Classical Connections: The A440 Conspiracy

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Johann Heinrich Scheibler

If you come from Great Britain, you might assume that A440 is the number of a road. And you would be partly right, because until the 1970s it was the number of the road linking the spa town of Great Malvern to the market town of Pershore which lies on the banks of the River Avon. Both towns are in the picturesque English county of Worcestershire, famous for the fermented liquid condiment which bears its name.



For musicians, A440 will ring other bells, if you’ll forgive the clumsy pun. This is because the pitch of 440 vibrations per second produces the note “A” which is six notes above middle C on a piano keyboard.  It’s commonly used as the standard international tuning for most Western musical instruments and orchestras. It’s also known as 440Hz, an abbreviation for “Hertz” which means cycles or vibrations per second. It has nothing to do with the car rental company but honours the 19th century scientist Heinrich Rudolf Hertz who proved the existence of electromagnetic waves.

There’s nothing special or significant about 440 Hz; it’s an artificial figure anyway, because minutes and seconds are purely human constructs dating from the invention of clockwork in the Middle Ages. The note “A” was used because most orchestral instruments were strings, all of which had an A string. Having established a common “A”, the other strings of the instrument could then be tuned proportionally. This is a phenomenon we witness even today, at the start of every orchestral concert.



Before the 18th century there was no standard pitch. It varied from country to country, from town to town and even from village to village. In a particular church, the organ pitch would vary over time because of the way organs were tuned, involving physical changes to the length of the pipes and tending to push the pitch upwards. Standard pitch was not possible anyway before the invention of the tuning fork in 1711.

Enter Johann Heinrich Scheibler: a German silk dealer with a passion for acoustics. He invented a device which he called a tonometer, an assembly of many different tuning forks. Travelling around Europe, Scheibler measured the pitch of other tuning forks in various orchestras and found not surprisingly that “A” varied widely from place to place. In 1834, he proposed that A440 as a reasonable average. Even so, pitch differences between countries persisted and although A440 was widely used, it didn’t become an international standard until 1975.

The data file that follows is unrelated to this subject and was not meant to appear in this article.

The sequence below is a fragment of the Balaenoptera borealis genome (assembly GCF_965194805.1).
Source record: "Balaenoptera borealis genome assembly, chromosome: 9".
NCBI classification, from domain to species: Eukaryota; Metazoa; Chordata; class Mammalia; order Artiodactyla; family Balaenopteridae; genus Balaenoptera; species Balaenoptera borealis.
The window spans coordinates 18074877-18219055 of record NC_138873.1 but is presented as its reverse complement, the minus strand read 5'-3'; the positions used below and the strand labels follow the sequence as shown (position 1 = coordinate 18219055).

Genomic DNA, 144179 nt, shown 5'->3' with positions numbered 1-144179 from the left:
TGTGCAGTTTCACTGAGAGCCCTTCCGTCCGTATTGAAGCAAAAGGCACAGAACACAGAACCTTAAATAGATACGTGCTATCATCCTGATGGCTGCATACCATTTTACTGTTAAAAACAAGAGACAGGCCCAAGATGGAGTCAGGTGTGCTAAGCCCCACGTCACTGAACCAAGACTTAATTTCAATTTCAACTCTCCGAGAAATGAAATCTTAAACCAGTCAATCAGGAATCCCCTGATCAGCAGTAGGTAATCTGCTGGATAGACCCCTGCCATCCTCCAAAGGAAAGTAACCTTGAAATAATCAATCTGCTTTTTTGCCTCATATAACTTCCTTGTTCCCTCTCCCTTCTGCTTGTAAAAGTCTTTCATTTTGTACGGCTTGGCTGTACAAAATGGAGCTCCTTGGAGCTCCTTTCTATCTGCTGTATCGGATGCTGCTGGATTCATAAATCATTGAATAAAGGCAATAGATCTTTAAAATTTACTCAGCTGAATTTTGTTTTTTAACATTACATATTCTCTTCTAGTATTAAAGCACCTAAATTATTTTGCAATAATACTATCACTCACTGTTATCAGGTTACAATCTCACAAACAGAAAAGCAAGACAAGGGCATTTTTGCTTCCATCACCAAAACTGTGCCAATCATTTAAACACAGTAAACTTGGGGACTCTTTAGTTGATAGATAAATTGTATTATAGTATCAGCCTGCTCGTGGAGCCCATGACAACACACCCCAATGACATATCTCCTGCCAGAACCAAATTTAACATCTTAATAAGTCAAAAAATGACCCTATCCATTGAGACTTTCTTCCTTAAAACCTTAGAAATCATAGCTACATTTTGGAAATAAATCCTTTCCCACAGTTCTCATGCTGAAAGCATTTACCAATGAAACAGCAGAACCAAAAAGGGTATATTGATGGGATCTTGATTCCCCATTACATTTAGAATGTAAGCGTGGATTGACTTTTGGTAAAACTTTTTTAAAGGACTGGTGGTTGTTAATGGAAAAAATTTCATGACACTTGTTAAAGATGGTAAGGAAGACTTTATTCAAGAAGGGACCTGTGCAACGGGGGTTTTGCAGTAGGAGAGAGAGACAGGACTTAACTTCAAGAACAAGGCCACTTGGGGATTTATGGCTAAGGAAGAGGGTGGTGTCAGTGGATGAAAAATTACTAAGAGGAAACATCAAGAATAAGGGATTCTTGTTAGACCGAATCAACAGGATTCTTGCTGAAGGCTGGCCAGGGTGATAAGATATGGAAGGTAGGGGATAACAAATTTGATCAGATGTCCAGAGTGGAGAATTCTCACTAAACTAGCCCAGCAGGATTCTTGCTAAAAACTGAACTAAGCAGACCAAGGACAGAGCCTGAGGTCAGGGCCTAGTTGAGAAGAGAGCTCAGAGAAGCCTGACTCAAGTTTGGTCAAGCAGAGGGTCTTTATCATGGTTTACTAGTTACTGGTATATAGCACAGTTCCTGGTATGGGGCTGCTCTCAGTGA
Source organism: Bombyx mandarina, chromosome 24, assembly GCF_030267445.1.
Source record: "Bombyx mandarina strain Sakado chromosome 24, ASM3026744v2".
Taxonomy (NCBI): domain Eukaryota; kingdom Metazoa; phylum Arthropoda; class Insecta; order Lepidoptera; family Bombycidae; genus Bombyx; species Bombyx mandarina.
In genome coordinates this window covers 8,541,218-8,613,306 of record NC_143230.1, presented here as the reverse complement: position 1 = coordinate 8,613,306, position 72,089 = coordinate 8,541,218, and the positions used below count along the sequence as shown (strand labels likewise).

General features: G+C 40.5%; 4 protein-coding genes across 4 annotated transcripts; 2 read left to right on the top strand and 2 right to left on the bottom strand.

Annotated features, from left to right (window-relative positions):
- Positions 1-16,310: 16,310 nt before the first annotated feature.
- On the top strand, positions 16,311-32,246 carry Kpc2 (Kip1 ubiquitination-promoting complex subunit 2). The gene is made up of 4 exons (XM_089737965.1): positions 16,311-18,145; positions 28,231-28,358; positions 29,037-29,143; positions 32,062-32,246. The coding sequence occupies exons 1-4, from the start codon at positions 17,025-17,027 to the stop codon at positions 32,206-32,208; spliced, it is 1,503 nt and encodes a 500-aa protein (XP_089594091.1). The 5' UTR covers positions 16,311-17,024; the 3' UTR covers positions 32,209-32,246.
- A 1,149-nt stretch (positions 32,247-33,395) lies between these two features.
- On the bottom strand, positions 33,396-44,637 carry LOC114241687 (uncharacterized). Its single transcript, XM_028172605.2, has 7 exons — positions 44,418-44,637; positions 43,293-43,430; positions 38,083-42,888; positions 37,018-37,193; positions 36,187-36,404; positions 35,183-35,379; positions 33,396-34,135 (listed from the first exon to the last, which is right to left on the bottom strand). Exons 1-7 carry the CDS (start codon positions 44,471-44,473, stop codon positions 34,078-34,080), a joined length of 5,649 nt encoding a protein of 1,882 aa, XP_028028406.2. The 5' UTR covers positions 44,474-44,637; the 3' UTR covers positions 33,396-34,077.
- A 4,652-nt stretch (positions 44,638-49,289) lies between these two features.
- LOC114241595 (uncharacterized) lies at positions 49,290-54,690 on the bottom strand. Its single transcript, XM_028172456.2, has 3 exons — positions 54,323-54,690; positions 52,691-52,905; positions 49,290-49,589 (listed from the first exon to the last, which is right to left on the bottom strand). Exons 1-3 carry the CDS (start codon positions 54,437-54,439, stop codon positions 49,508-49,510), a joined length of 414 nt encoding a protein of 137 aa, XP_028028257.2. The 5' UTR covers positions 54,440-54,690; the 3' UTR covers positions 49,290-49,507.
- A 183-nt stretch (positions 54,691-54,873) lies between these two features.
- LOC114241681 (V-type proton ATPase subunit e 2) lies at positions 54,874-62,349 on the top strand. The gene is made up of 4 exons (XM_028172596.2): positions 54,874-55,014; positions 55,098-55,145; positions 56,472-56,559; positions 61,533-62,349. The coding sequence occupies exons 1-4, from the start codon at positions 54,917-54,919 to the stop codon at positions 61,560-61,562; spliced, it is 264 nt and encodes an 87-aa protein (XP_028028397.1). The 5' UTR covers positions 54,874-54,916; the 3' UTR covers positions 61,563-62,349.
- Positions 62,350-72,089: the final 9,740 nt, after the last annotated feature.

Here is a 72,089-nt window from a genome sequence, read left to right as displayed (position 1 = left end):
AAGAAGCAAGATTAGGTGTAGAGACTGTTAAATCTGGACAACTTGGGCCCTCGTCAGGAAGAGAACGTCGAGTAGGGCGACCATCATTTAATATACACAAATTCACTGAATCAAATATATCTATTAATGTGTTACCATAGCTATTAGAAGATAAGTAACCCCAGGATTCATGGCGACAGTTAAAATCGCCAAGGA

Scheibler’s tonometer.

“So where’s the conspiracy?” you might be asking. (The thought had occurred to me – Ed.) Now I have to admit that this particular conspiracy hasn’t received the publicity that has attended daft notions like the flat Earth, the faked moon landing and chemtrails. But it shares much the same sort of narrative in that most conspiracy theories involve governments, organizations or unknown persons in high office who employ sinister methods to influence or control the population. The “sinister forces” are people in power and can even include teachers, scientists and doctors or almost anyone who is perceived to have a modicum of intelligence.


The enthusiasts of the A440 conspiracy claim that the frequency of 440 Hz causes emotional distress, physical illness or even destructive anti-social behaviour in societies. They claim that 440Hz doesn’t align with the frequency of the universe, whatever that is supposed to mean. The conspiracy has been popularized by one Leonard Horowitz, a former dentist and self-help author who modestly described himself as “The King David of Natural Healing”. He also promotes a raft of pseudo-scientific conspiracy fantasies. It was he for example, claimed that the Nazi politician Joseph Goebbels encouraged the use of A440 tuning in the late 1930s in order to subdue the German population. Some people believe that the Rockefeller Foundation wanted the United States to adopt the 440 Hz standard in 1935 as part of a “war on consciousness leading to musical cult control”.



The Czech data scientist and musician Jakub Marian has described the A440 conspiracy as “the most ridiculous conspiracy theory of all time.”  The supporters of the notion often argue that A should be tuned to 432 Hz because they claim that this frequency promotes healing properties and aligns with the vibrations of nature. But what’s the difference between 440Hz and 432Hz is musical terms? Well, not a lot. On the keyboard the lower note next to A is the note A flat which has a frequency of 415Hz. That means that 432Hz is about a third of the way between A and A flat. Most people simply wouldn’t notice any difference.

However, the important thing is that when A is tuned to 440Hz it is merely a reference point. The note “A” could be entirely absent in the music itself, or rarely heard. In addition, pitch rises with temperature so that even when an orchestra tunes to 440Hz at the start of a concert the pitch is significantly higher an hour or so later.



Recent psychological studies have revealed that conspiracy theories are attractive because they are so simple and they appeal to the uneducated. In Psychology Today, journalist Jennifer Latson writes, “Researchers have found that the ‘conspiracy mentality’ correlates with particular personality traits, including low levels of trust…low self-esteem and paranoid thinking.”

About half the population of the USA believe in at least one conspiracy theory and that sinister forces are secretly at work. The A440 conspiracy shares a similar narrative with the so-called Protocols of the Learned Elders of Zion, the Indigo Children, the Flat Earth, the evil chemtrails and the so-called Solfeggio Frequencies, another bundle of half-baked musical nonsense. To my mind, the whole lot can be safely forgotten and unceremoniously chucked into the rubbish bin of human gullibility and delusion.